[Italy – Socialism – Documentary Photography].
Photograph Album of “Shanghai” Slum, Crotone, 1946 [Inscribed to Giuseppe Romita]
Oblong 4to.  leaves, 17 with photographs and handwritten captions recto, most with one photo per page, a few with multiple images or “panoramas” of overlapping prints; photos 3.25 x 5 in.; album boards covered in decorative paper and bound with ribbon; minor rubbing. Ink inscription inside front board: “lavoratori di Crotone al compagno Romita perché guardando i ricordi e prevede Crotone 31-12-1946”.
The city of Crotone is in Calabria, an agrarian region dominated through the 1930s by a feudal land system on which landless laborers worked for giant estates. Crotone experienced rapid population growth during the 20s and 30s as unemployed and dispossessed tenants moved to the city hoping to acquire industrial jobs in newly built factories. When the ruling class prohibited these migrants and their families from living within the city, a shantytown (baraccopoli) began to arise on its margins. The war exacerbated Calabrian poverty and by 1946 the slum (now nicknamed “Shanghai”) was a place of complete desperation and brutal living conditions. Peasants fleeing failed land reforms were encamped with no running water, hospitals, or schools.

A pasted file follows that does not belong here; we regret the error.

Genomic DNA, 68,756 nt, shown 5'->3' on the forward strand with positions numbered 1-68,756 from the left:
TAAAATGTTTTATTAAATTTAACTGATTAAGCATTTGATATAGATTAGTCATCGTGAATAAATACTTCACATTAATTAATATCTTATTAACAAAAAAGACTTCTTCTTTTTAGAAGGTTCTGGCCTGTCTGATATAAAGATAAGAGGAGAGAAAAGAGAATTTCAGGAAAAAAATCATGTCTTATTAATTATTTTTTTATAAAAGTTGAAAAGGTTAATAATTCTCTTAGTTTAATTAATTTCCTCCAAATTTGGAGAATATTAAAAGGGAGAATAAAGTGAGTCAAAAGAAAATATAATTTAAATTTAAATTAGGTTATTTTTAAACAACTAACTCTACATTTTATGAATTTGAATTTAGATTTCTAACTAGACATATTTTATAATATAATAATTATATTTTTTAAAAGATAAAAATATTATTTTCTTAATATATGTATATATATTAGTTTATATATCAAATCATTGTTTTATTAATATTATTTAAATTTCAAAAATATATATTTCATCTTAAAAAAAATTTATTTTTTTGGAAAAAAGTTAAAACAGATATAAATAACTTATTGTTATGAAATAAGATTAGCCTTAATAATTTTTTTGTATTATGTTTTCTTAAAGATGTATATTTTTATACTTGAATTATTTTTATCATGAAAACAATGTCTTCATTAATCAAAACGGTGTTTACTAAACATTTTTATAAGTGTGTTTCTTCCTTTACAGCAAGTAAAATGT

This album draws attention to the humanitarian crisis in Crotone, and appears to have been presented by workers in the city to Giuseppe Romita, Minister of the Interior (and later Minister of Public Works) in the first postwar Italian government. Romita had been a political prisoner and leader of the socialist underground during the Mussolini years. He was a significant figure in the postwar period and is best remembered as the founder of the Italian Socialist Party (PSU) and as a guardian of the people’s vote during the 1946 referendum that ended the monarchy and created the Republic of Italy.
Taken as a whole, the album creates an immediate and visceral sense of the tragedy in Crotone. The realism of the photography (reminiscent of American projects like “Let us now praise famous men”) is heightened by the stapled pages and handwritten captions—improvisational solutions that echo the makeshift architecture of the slum itself.
Unfortunately, the provisional, temporary structure of the slum lasted another two decades. Pier Paolo Pasolini wrote about its dangers and privations in his travel diary La lunga strada di sabbia (1959). He returned to the area as a primitive biblical-era set for his film The Gospel According to Matthew.